Mishandling COVID-19 vaccine hiring requirements may run afoul of equal employment opportunity guidance

by | Oct 14, 2021 | Articles, Labor and Employment

Spurred by the Biden Administration’s pronouncement that employers with 100 or more employees will be required to mandate vaccinations of their workforce, some employers are taking the proactive step of publicizing vaccination status as a condition of employment and seeking only vaccinated candidates. However, engaging in this practice may run afoul of EEOC guidance.

While it may seem beneficial to an employer to be able to expedite the hiring and onboarding process by clearing the “vaccination status hurdle” prior to the interview and application process, a failure to conduct an individualized inquiry with respect to this issue could lead to a discrimination charge under Federal and/or State law.

As a reminder, while employers are permitted to require the COVID-19 vaccination as a condition of employment, employers must accommodate current employees and job applicants who may require an exemption pursuant to a disability or sincerely held religious belief. Accordingly, by preemptively and uniformly excluding unvaccinated individuals from employment consideration without conducting the required individualized inquiry to determine whether an accommodation is possible, employers assume a risk of a charge of discrimination based on the failure to accommodate an applicant.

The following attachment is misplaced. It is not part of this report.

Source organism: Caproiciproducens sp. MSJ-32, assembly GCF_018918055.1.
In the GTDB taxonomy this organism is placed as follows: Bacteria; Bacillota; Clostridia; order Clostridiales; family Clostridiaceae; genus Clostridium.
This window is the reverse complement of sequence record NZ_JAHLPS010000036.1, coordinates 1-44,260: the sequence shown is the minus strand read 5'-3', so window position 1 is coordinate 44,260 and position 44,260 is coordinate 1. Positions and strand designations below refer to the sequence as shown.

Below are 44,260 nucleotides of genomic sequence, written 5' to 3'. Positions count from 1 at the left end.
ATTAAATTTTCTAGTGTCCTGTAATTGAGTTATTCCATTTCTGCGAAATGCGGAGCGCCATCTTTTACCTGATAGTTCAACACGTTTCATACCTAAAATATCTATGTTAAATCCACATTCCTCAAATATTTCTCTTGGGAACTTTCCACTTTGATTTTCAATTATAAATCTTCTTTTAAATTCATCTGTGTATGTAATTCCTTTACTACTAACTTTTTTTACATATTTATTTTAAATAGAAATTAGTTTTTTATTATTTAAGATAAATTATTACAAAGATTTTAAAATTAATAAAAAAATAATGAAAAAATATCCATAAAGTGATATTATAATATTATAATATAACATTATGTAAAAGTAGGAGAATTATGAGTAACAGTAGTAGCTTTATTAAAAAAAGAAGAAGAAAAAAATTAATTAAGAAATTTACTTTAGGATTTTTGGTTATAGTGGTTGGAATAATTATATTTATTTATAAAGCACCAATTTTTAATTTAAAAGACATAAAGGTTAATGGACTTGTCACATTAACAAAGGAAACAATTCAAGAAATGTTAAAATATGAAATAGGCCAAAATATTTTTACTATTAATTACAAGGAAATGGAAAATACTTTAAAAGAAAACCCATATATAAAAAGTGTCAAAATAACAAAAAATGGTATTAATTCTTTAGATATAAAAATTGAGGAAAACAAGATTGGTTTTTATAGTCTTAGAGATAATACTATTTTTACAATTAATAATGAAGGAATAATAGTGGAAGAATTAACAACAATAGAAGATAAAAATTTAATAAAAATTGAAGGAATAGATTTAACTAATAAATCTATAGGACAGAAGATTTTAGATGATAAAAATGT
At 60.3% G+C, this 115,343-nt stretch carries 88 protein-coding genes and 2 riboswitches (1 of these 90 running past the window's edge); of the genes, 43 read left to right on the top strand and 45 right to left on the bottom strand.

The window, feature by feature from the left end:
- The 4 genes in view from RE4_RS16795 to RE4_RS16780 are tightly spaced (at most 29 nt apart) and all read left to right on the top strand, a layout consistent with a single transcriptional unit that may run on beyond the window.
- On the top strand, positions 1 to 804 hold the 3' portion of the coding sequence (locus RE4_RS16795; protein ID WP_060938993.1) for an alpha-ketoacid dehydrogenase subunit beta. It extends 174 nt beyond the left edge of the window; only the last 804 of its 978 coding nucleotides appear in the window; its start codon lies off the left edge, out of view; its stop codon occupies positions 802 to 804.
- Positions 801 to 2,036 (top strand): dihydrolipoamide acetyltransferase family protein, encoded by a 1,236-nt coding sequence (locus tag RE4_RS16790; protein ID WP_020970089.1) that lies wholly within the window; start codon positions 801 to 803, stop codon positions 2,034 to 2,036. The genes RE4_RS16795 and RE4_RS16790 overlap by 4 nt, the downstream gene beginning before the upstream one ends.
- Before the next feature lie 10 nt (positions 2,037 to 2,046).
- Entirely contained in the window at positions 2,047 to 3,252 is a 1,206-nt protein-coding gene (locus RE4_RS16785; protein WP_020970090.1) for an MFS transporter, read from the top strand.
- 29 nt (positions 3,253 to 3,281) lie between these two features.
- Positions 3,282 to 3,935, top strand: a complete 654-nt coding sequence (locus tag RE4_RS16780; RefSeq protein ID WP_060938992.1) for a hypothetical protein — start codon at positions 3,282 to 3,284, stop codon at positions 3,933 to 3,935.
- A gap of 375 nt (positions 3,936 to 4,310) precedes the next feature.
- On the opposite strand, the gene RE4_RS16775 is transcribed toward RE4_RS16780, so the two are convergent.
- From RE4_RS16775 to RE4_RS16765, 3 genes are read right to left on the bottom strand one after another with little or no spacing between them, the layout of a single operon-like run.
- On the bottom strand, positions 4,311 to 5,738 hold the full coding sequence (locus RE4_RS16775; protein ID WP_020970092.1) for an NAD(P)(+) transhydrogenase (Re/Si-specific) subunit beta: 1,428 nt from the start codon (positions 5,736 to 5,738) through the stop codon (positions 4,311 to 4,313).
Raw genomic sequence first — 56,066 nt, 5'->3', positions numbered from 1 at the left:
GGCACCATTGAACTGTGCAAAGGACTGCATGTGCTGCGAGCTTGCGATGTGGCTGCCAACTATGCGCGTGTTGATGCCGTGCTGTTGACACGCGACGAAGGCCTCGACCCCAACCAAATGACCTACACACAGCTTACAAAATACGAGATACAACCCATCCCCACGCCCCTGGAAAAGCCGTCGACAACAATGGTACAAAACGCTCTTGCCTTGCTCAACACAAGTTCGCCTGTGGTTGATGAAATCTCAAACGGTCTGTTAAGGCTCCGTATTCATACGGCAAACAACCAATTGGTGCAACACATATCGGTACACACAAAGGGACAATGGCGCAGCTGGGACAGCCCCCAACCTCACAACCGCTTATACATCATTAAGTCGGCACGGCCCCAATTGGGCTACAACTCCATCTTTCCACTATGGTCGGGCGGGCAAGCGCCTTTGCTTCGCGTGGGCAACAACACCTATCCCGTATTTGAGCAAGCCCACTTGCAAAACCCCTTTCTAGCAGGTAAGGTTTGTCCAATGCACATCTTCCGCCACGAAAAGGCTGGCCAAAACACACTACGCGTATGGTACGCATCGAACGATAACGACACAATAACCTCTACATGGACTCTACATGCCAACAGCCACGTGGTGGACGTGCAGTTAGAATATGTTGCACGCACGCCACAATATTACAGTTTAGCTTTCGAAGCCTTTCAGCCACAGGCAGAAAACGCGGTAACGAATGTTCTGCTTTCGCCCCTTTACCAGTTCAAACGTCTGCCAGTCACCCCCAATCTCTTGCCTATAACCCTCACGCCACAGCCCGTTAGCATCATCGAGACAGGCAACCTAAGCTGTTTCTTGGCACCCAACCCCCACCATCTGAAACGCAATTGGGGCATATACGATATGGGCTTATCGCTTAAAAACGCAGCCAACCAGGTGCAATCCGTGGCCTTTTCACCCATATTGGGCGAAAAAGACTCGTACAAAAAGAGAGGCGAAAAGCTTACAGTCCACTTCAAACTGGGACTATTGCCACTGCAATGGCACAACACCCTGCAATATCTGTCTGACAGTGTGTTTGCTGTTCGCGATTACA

To avoid discrimination charges based on the scenario described above, employers should apply the following best practices:

  1. Maintain a written vaccination policy
  2. Inform candidates of any vaccine requirement in the early stages of the interview process, e.g., they must be vaccinated before commencing employment
  3. Refrain from posting job announcements that include unequivocal language that only vaccinated applicants will be considered

A better approach may be to advise applicants in a job posting that the company maintains a vaccination policy, and then, during the interview process, communicate the provisions of the policy and permissible exceptions.

Seek legal advice before implementing policy mandates

Knowledgeable legal counsel can be critical for navigating today’s challenging regulatory environment for employers. Saxton & Stump’s Labor and Employment Law team, led by attorney Richard L. Hackman, is available to assist and has extensive experience representing and counseling entities of all sizes and types including healthcare organizations, manufacturers, retailers, and service industry businesses.

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